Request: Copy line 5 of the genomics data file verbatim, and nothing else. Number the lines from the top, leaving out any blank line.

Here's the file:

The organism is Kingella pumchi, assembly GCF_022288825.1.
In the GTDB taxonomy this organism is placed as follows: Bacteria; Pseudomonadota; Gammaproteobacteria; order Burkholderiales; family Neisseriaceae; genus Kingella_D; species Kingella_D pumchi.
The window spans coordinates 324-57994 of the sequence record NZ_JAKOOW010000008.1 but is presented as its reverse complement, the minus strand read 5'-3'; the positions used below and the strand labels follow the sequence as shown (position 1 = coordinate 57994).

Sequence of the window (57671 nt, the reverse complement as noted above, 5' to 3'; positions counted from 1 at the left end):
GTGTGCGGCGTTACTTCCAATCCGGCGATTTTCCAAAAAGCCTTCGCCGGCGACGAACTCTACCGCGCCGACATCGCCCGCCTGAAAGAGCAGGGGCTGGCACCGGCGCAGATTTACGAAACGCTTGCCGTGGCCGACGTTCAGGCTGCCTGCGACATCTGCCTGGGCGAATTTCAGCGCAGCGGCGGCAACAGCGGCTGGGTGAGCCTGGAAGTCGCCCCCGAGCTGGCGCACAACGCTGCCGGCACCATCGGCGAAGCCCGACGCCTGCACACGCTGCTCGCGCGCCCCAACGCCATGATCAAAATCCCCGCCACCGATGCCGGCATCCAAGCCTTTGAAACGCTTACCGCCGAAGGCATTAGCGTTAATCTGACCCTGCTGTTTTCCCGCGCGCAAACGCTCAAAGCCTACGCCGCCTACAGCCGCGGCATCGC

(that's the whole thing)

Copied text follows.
GTGTGCGGCGTTACTTCCAATCCGGCGATTTTCCAAAAAGCCTTCGCCGGCGACGAACTCTACCGCGCCGACATCGCCCGCCTGAAAGAGCAGGGGCTGGCACCGGCGCAGATTTACGAAACGCTTGCCGTGGCCGACGTTCAGGCTGCCTGCGACATCTGCCTGGGCGAATTTCAGCGCAGCGGCGGCAACAGCGGCTGGGTGAGCCTGGAAGTCGCCCCCGAGCTGGCGCACAACGCTGCCGGCACCATCGGCGAAGCCCGACGCCTGCACACGCTGCTCGCGCGCCCCAACGCCATGATCAAAATCCCCGCCACCGATGCCGGCATCCAAGCCTTTGAAACGCTTACCGCCGAAGGCATTAGCGTTAATCTGACCCTGCTGTTTTCCCGCGCGCAAACGCTCAAAGCCTACGCCGCCTACAGCCGCGGCATCGC